Write Now: Vai’s New Guitar Book Is A Great Reference

His book arrived this week, and I immediately opened the package to explore what it was all about.

Steve Vai’s new guitar book “Vaideology: Basic Music Theory for Guitar Players” packs in the information.

A while back, I wrote about how I would like to take a lesson from three musicians: bassist John Patitucci; drummer Steve Smith; and Vai.

Well getting this book is the next best thing — sort of.

I know his book will help me become a better guitar player. In fact it may make anyone who reads it a better guitar player. Bold statement, I know, but in my opinion, I think it’s a true statement. Because of how the information is presented, his book will help beginning, intermediate, and advanced players. The presentation is what makes the book so valuable.

Vai gives the reader the nuts and bolts. Some information he breaks down into chunks includes scales, intervals, clefs, key signatures, time signatures, chords, rhythm, tablature, and modes.

A beginning guitarist may start on page one because he knows very little about the instrument. An intermediate guitarist, one who knows some theory, may begin with scales because he wants to explore maybe different fingerings for the scales. The advanced player may use the book for the invaluable reference material especially when composing and naming chords.

Another aspect of the book that shines is how Vai doesn’t condescend to the reader. His approach is more laid back and approachable. He tells the reader to use the information in the book to build his own method and do it at his own pace.

“In this book, I’ve tried to give the basics as they may apply to a guitar player, but I also touch on some advanced concepts that you can explore if interested. I might recommend taking time to completely read through this document twice and just see what pieces to the puzzle immediately come together. But in the real learning and memorizations aspects of this book, I might suggest going one subject at a time until you have mastered it, then move on to the next subject — even if it takes a week or more for each subject,” he wrote.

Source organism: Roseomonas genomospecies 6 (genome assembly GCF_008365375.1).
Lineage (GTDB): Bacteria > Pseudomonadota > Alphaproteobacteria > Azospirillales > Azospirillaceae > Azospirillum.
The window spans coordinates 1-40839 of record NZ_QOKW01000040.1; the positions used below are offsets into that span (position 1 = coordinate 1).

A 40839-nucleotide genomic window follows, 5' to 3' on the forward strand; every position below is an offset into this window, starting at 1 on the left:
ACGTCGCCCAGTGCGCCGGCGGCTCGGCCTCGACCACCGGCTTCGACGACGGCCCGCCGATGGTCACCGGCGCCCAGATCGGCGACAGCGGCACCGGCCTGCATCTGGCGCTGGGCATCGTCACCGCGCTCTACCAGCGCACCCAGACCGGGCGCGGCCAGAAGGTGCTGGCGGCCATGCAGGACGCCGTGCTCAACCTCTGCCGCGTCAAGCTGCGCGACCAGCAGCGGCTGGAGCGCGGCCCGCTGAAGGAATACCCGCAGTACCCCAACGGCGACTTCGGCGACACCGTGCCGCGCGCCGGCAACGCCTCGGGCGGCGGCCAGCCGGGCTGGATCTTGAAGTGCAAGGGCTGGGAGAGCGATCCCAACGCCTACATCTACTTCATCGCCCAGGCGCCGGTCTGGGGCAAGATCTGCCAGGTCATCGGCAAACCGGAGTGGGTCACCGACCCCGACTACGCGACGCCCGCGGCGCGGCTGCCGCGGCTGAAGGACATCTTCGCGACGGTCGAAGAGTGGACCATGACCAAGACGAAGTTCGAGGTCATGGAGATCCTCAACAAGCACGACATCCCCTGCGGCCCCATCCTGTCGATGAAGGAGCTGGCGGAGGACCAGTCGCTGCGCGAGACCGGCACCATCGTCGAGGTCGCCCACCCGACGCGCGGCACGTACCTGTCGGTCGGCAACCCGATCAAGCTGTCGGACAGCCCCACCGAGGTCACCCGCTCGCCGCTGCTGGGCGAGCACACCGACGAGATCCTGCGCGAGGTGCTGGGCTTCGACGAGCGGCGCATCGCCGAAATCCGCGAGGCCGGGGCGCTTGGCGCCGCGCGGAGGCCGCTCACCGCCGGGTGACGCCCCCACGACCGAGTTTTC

Vai gives an academic and an experiential approach.

Academic is just that. He explains the academic or intellectual and then gives insight on the experiential or learning based on experience.

“In the learning and utilization of the academics of music, the intellectual understanding has its place. In any field, there is a period that a person goes through when they need to hone their vessel, so to speak,” he wrote. “You need to apply your focus to the learning of the modality for a while, but the most effective method of ‘owning’ what you are learning is to evolve past the learning by making it second nature, with no real need to think about it. It just becomes a ‘knowing’ that does not require thinking. And in order for that to happen, one needs to have evolved the learning into the experiential stage.”

There are a lot of guitar teachers available. If you have one, that is great. Keep taking lessons. If you don’t have a teacher, that is also great. Keep on teaching yourself.

Whether you take lessons or not, this book is one you may want to have on your shelf.

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